So which market would you rather be in, one that's falling so quickly it could make your nose bleed or one that falling at a modest 3.9 percent pace? Well, obviously, you'd rather be in neither, but if you had to pick one, the one falling by 3.9 percent might not be so bad.
But investors don't want to hear about how well declines are being mitigated, they want to hear about markets that are moving forward — those that could allow Dell to get his company turned around and back on the growth path.
"It is going to be very difficult for him to do that," Thomas Reuner, principal analyst with Ovum, said. "It is really difficult to change the whole direction of a company — look at HP and the difficulties that company is having as it tries to change."
Reuner believes that the big question mark is over the chief executive, Michael Dell: "Does he have the silver bullet?"
Even if Dell succeeds in his bid to take the company private, that won't necessarily take the pressure off. "Just because you have taken your company private that does not automatically make life easier," Reuner says.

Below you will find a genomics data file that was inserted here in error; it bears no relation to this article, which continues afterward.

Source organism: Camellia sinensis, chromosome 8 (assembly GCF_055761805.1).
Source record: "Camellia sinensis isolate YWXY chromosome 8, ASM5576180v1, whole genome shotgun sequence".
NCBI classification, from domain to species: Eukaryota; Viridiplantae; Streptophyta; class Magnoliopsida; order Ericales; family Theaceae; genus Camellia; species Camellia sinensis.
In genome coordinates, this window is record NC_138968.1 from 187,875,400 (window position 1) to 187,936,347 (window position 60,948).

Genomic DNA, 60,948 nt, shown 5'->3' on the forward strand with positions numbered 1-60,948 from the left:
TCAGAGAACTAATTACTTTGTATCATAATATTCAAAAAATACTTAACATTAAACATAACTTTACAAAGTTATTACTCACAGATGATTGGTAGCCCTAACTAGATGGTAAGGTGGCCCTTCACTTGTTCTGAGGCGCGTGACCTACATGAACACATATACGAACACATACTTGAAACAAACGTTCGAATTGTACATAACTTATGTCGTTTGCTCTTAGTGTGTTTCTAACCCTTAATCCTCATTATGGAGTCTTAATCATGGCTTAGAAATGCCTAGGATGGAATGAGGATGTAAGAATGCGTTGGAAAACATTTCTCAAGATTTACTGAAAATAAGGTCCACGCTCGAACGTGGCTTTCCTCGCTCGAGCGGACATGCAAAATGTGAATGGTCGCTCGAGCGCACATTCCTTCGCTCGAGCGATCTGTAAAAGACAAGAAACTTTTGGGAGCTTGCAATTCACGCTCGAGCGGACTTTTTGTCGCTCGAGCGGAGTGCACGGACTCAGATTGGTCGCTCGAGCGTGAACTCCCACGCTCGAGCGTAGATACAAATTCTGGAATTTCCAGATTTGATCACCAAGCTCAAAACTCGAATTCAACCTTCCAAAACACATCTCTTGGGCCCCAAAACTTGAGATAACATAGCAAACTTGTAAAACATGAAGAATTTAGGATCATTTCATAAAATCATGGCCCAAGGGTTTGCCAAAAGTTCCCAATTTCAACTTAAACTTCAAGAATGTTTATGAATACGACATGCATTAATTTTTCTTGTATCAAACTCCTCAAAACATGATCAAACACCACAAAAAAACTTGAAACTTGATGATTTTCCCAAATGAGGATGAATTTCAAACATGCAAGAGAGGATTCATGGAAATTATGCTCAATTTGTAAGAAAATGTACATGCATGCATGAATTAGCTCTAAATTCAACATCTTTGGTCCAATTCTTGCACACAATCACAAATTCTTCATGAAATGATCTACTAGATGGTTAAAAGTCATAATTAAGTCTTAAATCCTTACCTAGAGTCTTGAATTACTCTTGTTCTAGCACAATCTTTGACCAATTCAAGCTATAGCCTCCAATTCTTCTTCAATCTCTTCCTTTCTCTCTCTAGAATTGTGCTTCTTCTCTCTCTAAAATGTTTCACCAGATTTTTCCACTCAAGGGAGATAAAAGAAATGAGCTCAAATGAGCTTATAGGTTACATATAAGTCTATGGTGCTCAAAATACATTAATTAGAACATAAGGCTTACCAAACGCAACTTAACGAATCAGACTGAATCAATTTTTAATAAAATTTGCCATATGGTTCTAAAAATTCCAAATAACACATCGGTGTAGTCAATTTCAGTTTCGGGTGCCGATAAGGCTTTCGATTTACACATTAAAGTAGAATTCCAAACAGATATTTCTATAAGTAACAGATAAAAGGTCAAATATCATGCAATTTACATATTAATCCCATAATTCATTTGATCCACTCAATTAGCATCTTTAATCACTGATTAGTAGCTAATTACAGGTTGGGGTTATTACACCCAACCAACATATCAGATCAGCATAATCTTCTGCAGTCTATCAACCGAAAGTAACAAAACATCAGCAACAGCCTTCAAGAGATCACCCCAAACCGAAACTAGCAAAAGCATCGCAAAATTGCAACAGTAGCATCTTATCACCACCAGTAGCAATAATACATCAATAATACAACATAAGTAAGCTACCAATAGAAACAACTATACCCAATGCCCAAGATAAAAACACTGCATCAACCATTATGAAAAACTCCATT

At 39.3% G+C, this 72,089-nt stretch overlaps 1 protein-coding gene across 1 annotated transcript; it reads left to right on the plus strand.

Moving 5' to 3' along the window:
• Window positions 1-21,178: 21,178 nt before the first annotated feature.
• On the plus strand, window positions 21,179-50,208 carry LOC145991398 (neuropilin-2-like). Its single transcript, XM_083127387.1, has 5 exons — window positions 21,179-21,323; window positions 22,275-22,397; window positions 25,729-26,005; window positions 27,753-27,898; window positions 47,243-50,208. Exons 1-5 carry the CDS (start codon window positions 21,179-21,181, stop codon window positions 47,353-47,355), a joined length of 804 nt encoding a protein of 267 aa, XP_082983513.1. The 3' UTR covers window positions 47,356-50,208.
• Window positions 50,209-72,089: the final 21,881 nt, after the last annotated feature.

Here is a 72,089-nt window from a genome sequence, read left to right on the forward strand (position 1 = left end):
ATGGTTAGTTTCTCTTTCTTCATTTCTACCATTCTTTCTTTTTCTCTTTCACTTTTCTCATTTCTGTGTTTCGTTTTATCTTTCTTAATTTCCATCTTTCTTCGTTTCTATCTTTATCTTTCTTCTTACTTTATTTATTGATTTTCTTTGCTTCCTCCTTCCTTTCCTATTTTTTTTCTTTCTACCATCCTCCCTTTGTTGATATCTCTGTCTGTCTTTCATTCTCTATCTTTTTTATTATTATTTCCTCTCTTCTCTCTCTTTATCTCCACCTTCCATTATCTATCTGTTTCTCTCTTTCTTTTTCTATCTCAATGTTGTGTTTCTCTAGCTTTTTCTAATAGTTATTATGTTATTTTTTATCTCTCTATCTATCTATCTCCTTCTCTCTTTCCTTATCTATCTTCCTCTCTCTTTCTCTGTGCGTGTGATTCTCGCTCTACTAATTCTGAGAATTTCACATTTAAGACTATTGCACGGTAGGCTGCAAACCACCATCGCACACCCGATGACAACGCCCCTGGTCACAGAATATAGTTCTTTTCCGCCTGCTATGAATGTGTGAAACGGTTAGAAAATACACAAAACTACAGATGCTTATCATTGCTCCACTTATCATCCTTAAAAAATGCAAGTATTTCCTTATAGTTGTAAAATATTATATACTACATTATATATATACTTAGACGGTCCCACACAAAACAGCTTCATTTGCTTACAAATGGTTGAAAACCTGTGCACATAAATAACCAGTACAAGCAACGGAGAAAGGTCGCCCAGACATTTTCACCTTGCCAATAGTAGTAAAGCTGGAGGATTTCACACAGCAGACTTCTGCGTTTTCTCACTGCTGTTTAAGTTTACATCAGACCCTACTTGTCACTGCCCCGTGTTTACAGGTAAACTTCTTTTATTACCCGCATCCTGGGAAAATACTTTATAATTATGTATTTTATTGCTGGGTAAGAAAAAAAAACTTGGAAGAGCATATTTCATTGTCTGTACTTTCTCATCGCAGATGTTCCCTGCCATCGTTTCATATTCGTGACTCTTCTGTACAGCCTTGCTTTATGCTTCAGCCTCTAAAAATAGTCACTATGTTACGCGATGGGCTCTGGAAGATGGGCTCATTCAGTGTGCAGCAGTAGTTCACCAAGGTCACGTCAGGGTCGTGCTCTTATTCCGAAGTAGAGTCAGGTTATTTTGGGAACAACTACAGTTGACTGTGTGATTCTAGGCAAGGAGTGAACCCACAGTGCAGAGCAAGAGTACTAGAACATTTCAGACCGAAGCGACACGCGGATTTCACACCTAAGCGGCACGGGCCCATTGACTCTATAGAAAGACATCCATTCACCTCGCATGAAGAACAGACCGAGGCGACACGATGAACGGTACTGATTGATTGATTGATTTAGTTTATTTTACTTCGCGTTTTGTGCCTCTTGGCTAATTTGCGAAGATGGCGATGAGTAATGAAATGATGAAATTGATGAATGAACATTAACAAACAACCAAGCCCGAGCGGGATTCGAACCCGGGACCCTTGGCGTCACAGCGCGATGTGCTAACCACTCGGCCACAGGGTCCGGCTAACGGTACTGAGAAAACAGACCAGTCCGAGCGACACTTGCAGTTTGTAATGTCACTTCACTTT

Craig Slice, principal analyst with IHS, also believes that Dell has a difficult time ahead. Trying to take the company private has been a long process so far, he says, "and it will continue to be a long process", but he has convinced us that "it is still Michael Dell's company and I give him credit for that".
As Slice puts it, "Dell is a very, very large ship that is really hard to turn onto a new course", which is what Michael Dell is trying to do. "The market still thinks of Dell as a PC supplier and nothing more," he says. "I don't see the company getting out of the PC market, let's face it, it is still half the company."